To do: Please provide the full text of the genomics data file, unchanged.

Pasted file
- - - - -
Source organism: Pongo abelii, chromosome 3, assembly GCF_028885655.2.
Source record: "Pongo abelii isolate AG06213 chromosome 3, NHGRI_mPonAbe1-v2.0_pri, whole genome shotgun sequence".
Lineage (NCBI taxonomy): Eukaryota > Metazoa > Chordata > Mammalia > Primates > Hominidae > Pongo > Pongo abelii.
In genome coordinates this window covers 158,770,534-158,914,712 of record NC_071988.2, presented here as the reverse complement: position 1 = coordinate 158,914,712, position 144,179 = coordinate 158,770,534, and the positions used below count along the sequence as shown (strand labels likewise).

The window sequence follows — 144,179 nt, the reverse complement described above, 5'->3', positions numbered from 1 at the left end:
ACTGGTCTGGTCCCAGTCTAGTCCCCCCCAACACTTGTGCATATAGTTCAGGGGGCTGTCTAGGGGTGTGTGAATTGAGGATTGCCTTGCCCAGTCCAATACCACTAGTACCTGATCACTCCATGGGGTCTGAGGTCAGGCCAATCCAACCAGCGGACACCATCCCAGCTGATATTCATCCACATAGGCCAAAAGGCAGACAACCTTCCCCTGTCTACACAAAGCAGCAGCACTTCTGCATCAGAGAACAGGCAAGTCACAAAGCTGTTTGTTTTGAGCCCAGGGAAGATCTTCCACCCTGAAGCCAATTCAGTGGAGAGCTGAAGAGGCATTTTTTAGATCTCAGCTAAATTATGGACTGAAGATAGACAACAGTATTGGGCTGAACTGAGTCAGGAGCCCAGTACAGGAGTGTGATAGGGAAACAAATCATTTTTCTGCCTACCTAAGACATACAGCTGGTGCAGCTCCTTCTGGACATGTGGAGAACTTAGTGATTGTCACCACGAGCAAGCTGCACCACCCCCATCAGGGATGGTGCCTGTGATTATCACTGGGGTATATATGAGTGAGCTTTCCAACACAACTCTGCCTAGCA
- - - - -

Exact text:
Source organism: Pongo abelii, chromosome 3, assembly GCF_028885655.2.
Source record: "Pongo abelii isolate AG06213 chromosome 3, NHGRI_mPonAbe1-v2.0_pri, whole genome shotgun sequence".
Lineage (NCBI taxonomy): Eukaryota > Metazoa > Chordata > Mammalia > Primates > Hominidae > Pongo > Pongo abelii.
In genome coordinates this window covers 158,770,534-158,914,712 of record NC_071988.2, presented here as the reverse complement: position 1 = coordinate 158,914,712, position 144,179 = coordinate 158,770,534, and the positions used below count along the sequence as shown (strand labels likewise).

The window sequence follows — 144,179 nt, the reverse complement described above, 5'->3', positions numbered from 1 at the left end:
ACTGGTCTGGTCCCAGTCTAGTCCCCCCCAACACTTGTGCATATAGTTCAGGGGGCTGTCTAGGGGTGTGTGAATTGAGGATTGCCTTGCCCAGTCCAATACCACTAGTACCTGATCACTCCATGGGGTCTGAGGTCAGGCCAATCCAACCAGCGGACACCATCCCAGCTGATATTCATCCACATAGGCCAAAAGGCAGACAACCTTCCCCTGTCTACACAAAGCAGCAGCACTTCTGCATCAGAGAACAGGCAAGTCACAAAGCTGTTTGTTTTGAGCCCAGGGAAGATCTTCCACCCTGAAGCCAATTCAGTGGAGAGCTGAAGAGGCATTTTTTAGATCTCAGCTAAATTATGGACTGAAGATAGACAACAGTATTGGGCTGAACTGAGTCAGGAGCCCAGTACAGGAGTGTGATAGGGAAACAAATCATTTTTCTGCCTACCTAAGACATACAGCTGGTGCAGCTCCTTCTGGACATGTGGAGAACTTAGTGATTGTCACCACGAGCAAGCTGCACCACCCCCATCAGGGATGGTGCCTGTGATTATCACTGGGGTATATATGAGTGAGCTTTCCAACACAACTCTGCCTAGCA